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The QUeerBC Post: Nov 2019

In this month’s edition of The qUeerBC Post, Christopher Cook shares how theatre (and a deep appreciation for Star Trek) provided him with an outlet to explore his queer sexuality. He details how his immersion in the arts ultimately led to a shift toward a career in Counselling Psychology, and ultimately to a doctoral program at UBC. In his captivating editorial, Christopher shares how he has weaved his passions for theatre, research, and mental wellness through his involvement with UBC’s Research-Based Theatre Collaborative. Chris concludes his piece with a link to register for Don’t Rock the Boat, a free theatre workshop about graduate supervision and wellbeing.

We Are All Artists

“How are we going to do this?”

I am standing with a group of four researchers of all different experience levels – a Ph.D. student, a post-doc, and two professors – in a university classroom with the desks and chairs shifted aside. September afternoon sunlight is washing over the displaced classroom furniture and our faces, making everything look overexposed. We are in a circle.

“Who will be writing it? Who’s going to be the actors?”

The questions come from all around the circle. These researchers are all part of a lab embarking on a collective play creation process, and I will be facilitating this process. Our goal is to turn their research on the experience of health care professionals and students with disabilities into a theatre piece. Looking around the circle, I see uncomfortable shifting. The last time most of the people here were in a play was in grade school.

The researchers’ questions are familiar. I have heard different versions of the same concerns in most of the theatre creation processes I have had the privilege of facilitating. The core question underneath all the others seems to be: “How can we possibly make a play?”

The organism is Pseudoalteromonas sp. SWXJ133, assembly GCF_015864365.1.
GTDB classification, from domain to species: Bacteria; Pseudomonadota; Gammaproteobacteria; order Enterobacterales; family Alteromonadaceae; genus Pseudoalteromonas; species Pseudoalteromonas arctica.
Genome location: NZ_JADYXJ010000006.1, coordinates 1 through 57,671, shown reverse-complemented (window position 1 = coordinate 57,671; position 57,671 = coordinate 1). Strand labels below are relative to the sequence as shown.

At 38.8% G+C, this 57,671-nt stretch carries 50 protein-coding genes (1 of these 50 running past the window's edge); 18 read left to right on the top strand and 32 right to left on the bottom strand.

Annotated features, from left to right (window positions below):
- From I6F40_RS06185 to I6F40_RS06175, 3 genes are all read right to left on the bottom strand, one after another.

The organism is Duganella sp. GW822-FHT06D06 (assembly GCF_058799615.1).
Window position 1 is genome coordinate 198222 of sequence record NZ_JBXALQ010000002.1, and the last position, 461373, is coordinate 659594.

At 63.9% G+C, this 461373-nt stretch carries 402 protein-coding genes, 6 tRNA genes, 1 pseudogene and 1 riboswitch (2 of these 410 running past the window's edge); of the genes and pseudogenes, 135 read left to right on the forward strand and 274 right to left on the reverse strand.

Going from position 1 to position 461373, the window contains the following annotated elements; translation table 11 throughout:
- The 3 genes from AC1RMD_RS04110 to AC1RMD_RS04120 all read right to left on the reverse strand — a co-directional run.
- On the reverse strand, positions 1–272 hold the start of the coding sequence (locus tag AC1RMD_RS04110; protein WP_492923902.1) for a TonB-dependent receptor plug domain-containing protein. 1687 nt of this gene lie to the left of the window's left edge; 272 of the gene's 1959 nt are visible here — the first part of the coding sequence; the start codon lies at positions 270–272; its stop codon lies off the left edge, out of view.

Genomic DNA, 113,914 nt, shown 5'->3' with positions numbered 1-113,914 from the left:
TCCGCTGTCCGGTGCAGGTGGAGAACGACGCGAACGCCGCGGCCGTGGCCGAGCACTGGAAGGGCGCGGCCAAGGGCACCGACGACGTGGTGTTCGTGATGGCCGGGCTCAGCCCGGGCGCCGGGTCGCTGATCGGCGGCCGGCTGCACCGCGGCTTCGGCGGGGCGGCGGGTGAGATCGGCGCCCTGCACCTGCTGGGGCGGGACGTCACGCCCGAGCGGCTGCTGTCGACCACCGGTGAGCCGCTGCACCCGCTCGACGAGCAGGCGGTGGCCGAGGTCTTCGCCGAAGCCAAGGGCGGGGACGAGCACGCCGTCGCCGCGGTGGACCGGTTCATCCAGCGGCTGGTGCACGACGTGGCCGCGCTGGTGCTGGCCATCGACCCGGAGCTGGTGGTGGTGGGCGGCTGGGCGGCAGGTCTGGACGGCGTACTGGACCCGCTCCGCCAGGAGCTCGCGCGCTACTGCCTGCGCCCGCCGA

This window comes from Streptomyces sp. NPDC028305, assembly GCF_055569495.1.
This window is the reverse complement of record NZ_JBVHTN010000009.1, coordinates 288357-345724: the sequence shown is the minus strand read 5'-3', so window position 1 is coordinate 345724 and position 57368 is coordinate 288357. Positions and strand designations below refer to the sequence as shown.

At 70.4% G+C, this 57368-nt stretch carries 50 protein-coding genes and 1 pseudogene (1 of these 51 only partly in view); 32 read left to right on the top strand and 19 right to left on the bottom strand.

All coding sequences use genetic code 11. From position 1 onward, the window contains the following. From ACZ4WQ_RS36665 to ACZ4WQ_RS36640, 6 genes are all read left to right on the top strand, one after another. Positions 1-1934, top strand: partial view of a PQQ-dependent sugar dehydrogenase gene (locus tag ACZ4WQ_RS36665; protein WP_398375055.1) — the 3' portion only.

When I was a kid, I either wanted to be a counsellor like the character Deanna Troi, on my favourite TV show, Star Trek; or I wanted to act alongside Deanna Troi, starring in my favourite TV show, Star Trek. My passion for performing developed at a young age. I realized I was queer when I was ten, and this was the early-1990s. Apart from a few gay characters that I had watched in Hollywood movies and tried to use as reference points, I had no idea what being gay meant. I only knew that it was not safe to tell anyone around me. Acting seemed like a natural outlet.

I ended up turning this outlet into a career. But during my undergraduate performance courses, I was wracked with imposter syndrome. I felt this inadequacy late into fretful nights of not sleeping, staring at breakfasts I felt too nauseous to eat, and before I walked on stage for most of the four years of my BFA in theatre performance. One place I did not feel like such an imposter was in the warm-up circle with which we would start every studio class, slowly waking up our bodies, voices, and imaginations. There, in that circle, I felt connected and in relationship with everyone around me.